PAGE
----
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You may have heard that the Conservative Political Action Conference (CPAC) happened, and the GOP is still trying to appear inclusive. To that end, there was a panel about outreach to minorities — “Reaching Out: The Rest of the Story” — in which a couple of panelists proceeded to insult the very people they were meant to reach out to.

According to Talking Points Memo, Jason Roe and Elroy Sailor said the problem Republicans have with attracting minority audiences is that they don’t offer “goodies” like Democrats.

“Our guys aren’t exactly in the offering goodies business so it’s harder for us to go in and say what can we do to help the African American experience,” said Sailor, who clearly had no business being on this panel.

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Weber Shandwick, CPRF Vets Discuss Diversity in PR

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Earlier this month, PR veteran Mike Paul earned a bit of attention when he announced his plans to stage a hunger strike to protest a lack of diversity in the public relations world.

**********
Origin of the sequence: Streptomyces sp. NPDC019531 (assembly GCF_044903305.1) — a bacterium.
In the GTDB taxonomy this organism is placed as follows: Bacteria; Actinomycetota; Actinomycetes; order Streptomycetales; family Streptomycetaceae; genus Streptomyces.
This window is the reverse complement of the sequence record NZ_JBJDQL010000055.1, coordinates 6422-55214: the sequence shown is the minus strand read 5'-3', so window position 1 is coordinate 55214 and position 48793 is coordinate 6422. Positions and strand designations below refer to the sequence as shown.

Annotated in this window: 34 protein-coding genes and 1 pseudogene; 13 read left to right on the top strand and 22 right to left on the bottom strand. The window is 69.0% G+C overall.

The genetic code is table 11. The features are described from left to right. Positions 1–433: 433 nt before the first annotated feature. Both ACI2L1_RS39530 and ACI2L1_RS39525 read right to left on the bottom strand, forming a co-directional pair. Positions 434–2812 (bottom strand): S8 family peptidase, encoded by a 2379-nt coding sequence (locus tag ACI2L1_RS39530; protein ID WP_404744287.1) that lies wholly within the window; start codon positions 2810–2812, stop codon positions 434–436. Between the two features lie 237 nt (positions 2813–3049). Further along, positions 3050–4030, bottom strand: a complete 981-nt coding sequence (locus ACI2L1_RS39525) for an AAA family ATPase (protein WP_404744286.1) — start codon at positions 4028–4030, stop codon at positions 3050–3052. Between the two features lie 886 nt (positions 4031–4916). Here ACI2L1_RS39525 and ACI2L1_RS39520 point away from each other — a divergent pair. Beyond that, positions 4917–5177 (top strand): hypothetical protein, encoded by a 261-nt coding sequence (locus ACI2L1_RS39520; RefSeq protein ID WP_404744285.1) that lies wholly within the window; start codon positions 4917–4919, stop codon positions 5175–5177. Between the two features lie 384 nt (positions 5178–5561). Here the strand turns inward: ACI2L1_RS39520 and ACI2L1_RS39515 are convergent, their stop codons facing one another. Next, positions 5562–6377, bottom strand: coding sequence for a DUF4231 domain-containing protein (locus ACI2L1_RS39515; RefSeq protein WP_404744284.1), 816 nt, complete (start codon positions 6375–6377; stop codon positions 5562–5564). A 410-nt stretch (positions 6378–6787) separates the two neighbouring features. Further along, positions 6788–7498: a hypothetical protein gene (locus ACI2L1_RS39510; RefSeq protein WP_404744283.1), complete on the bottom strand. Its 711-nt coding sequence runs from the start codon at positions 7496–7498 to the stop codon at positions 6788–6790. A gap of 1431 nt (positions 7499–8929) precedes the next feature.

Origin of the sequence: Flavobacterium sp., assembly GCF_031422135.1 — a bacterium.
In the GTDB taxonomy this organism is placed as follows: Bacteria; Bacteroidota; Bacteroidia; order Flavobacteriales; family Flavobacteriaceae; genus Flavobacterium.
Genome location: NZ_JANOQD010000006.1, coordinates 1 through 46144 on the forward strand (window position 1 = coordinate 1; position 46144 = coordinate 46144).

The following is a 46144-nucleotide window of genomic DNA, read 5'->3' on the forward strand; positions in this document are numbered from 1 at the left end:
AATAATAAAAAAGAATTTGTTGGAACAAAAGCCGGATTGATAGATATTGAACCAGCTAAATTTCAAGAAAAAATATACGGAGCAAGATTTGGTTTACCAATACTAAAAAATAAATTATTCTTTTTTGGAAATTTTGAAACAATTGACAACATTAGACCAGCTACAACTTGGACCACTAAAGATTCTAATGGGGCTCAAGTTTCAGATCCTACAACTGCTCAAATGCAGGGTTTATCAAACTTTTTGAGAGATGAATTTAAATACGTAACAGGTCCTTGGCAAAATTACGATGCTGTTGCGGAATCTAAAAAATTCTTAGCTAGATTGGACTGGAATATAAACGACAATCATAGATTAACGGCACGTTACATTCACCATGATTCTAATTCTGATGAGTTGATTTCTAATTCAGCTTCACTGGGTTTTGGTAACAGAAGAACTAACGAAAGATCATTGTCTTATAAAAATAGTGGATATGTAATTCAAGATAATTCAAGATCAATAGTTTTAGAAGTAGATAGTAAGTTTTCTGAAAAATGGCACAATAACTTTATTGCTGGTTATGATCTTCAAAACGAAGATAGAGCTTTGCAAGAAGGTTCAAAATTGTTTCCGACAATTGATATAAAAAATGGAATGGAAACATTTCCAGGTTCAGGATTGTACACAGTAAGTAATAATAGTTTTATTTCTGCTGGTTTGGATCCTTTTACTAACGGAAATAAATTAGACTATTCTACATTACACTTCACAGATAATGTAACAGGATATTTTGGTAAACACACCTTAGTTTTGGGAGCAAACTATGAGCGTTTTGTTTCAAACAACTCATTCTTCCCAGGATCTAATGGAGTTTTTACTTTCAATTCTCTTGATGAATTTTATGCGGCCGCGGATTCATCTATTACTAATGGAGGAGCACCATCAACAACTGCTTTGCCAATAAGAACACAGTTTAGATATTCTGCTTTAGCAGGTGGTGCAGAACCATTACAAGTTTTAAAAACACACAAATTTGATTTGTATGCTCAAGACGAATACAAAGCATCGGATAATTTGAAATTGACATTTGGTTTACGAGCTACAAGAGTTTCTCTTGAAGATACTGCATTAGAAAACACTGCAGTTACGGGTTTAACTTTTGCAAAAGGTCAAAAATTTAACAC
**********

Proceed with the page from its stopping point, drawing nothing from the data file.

Since that story ran, we reached out to several contacts within the industry to get their takes on how we arrived at this point in the conversation—and where we should go from here.

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PR Vet Plans Hunger Strike to Protest Industry’s Lack of Diversity

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First, the indisputable fact: PR has a diversity problem. This is not breaking news.

PRSA and other organizations have long attempted to encourage greater diversity within the industry via various outreach and education programs, but as MWW SVP and PRSA national chair Joe Cohen told PR Week, “It’s no secret that ethnic and racial minorities are underrepresented…the actual numbers are staggering.”